There is something so fantastically bizarre about Quentin Tarantino’s movies that when I first discovered them it felt like, what I can only imagine, a kid who has been forbidden from eating candy all their life feels upon accidentally chowing down a piece of the sweet stuff and unleashing an outrageous explosion of taste inside their cute little head. Incredible.
Although I refuse to do this in real life, if someone asked me to choose which one of his movies is my ultimate favourite — in blog life, I’d go with the dogs.
It was the second Tarantino movie I saw, a couple of hours after experiencing Pulp Fiction I was desperate to soak up as much of this new found goodness as possible. From the moment it started — that iconic diner scene, I was hooked. I got Tarantino in my blood work.
It’s the simplicity of the story juxtaposed with the intensity of the characters — and the depth with which he creates them. His extraordinary, and rare, talent of being able to describe the entire psychology and personality of a character with one line — or one look — is out in full force in this film. The notorious opening scene is a classic example of that.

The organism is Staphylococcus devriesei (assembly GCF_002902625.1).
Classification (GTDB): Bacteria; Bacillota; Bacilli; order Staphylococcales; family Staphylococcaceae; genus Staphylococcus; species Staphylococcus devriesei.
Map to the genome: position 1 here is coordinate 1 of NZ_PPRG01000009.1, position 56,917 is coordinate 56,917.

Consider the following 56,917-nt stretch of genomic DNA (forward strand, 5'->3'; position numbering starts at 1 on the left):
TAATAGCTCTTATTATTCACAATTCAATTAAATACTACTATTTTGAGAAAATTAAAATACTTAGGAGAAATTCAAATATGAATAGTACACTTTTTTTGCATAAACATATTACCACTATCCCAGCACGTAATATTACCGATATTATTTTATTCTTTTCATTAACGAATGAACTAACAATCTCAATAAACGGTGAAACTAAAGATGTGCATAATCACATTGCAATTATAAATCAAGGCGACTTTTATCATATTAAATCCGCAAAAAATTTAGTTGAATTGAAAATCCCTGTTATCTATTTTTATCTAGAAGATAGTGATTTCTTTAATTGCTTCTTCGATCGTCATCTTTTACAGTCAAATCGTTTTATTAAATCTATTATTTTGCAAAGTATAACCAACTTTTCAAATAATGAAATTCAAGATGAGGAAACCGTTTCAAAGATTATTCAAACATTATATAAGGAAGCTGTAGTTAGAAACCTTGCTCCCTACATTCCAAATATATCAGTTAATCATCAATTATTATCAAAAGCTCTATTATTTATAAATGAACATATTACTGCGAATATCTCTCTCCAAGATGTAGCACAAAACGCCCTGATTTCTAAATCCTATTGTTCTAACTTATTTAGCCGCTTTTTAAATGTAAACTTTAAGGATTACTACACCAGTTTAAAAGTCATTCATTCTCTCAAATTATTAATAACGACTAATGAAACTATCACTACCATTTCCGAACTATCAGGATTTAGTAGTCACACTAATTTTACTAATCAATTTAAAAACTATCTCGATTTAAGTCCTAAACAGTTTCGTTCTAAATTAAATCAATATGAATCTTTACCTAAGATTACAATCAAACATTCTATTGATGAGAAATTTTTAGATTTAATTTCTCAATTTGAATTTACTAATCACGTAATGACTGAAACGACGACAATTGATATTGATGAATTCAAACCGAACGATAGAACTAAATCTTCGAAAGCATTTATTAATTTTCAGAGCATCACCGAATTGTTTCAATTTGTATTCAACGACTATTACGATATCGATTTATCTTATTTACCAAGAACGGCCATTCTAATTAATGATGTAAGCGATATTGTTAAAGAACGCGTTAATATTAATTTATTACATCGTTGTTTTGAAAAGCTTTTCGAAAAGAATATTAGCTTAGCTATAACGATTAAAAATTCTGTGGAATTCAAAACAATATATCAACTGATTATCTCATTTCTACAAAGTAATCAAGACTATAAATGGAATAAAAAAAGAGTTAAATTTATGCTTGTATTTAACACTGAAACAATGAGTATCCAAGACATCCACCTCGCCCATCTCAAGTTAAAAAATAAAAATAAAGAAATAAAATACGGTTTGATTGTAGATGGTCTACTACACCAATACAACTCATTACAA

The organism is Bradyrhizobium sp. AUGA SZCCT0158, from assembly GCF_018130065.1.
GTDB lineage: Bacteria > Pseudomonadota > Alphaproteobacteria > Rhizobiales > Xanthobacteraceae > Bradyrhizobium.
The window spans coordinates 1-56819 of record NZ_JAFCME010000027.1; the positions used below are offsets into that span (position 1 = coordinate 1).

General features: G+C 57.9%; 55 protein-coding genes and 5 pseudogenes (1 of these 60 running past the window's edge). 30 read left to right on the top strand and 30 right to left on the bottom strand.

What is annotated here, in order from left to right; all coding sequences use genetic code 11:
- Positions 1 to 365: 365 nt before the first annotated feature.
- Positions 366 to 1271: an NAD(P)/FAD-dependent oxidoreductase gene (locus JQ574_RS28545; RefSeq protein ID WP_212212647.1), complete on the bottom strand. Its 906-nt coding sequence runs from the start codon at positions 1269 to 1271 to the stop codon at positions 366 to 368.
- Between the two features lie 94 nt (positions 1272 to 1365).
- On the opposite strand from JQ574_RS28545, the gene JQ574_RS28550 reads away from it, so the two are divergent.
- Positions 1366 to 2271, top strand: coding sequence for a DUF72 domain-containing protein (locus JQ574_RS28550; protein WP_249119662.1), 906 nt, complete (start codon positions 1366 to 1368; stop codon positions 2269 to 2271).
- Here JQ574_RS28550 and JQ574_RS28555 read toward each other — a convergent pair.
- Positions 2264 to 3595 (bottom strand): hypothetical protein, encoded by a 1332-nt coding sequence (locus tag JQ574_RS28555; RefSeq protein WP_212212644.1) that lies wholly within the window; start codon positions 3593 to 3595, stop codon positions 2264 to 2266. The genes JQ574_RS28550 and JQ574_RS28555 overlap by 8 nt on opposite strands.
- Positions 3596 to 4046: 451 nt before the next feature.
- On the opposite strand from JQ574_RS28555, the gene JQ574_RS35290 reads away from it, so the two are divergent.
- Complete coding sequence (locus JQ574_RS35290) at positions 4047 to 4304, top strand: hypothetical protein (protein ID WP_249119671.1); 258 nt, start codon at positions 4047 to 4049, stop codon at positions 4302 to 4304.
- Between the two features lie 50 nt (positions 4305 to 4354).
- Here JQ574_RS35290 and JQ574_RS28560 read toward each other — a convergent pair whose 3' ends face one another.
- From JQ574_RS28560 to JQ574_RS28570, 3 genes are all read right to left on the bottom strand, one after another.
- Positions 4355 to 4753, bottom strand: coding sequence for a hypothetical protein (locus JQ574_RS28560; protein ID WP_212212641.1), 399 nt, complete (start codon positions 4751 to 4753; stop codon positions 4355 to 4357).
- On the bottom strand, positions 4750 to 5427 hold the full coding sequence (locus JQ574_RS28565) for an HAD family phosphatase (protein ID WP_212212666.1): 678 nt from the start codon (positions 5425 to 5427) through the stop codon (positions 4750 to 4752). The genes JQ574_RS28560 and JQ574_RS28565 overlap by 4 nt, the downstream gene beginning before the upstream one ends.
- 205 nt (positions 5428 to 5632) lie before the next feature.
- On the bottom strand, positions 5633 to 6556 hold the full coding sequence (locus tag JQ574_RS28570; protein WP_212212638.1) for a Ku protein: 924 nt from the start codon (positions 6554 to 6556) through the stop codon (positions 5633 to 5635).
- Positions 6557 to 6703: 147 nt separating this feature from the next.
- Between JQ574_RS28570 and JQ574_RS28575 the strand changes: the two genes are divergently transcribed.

It’s the dialogue. It’s always the dialogue with QT, but Reservoir Dogs is a total goldmine when it comes to smart-ass one-liners. I reckon that 80 per cent of his dialogue has nothing to do with the movie’s plot, or the characters in it but that’s why it’s real. That’s why it’s honest.
It’s the relationships he forms between the characters — and how intelligently, and tantalisingly, he develops them and weaves them into the film.
It’s the brutal, bloody violence alongside genuine humour. And the super-sounds-of-the-seventies soundtrack that contrasts so loudly with the film’s content. And it’s the genius direction of not showing the audience the truly violent moments — the camera pans away when the sadistic-yet-so-cool Mr. Blond slices poor old Marvin’s ear off.
And, of course, it’s Mr. Orange. The character that my twelve-year-old self thought was the coolest cat in town. And my twenty-one-year-old self still thinks is the greatest character ever thunked up. It’s the ‘you’re fucking Beretta’ moment that sealed the deal.
Tarantino knows how to write a weird and wonderful story that we can all sink our teeth into, that’s a given, but what’s so obvious is his unrivalled ability to create characters that stick.
After watching Reservoir Dogs at the cinema, on it’s 21st anniversary, I spent a freezing cold hour outside discussing the psychology of his characterisation with a handful of strangers, and fellow Tarantino nuts. We all agreed that he is in a class of his own when it comes to inventing wholly unique characters in fucked up situations.
If you want gratuitous entertainment, he’s your guy. If you want one hundred minutes of adrenaline busting perfection, the dogs is your film.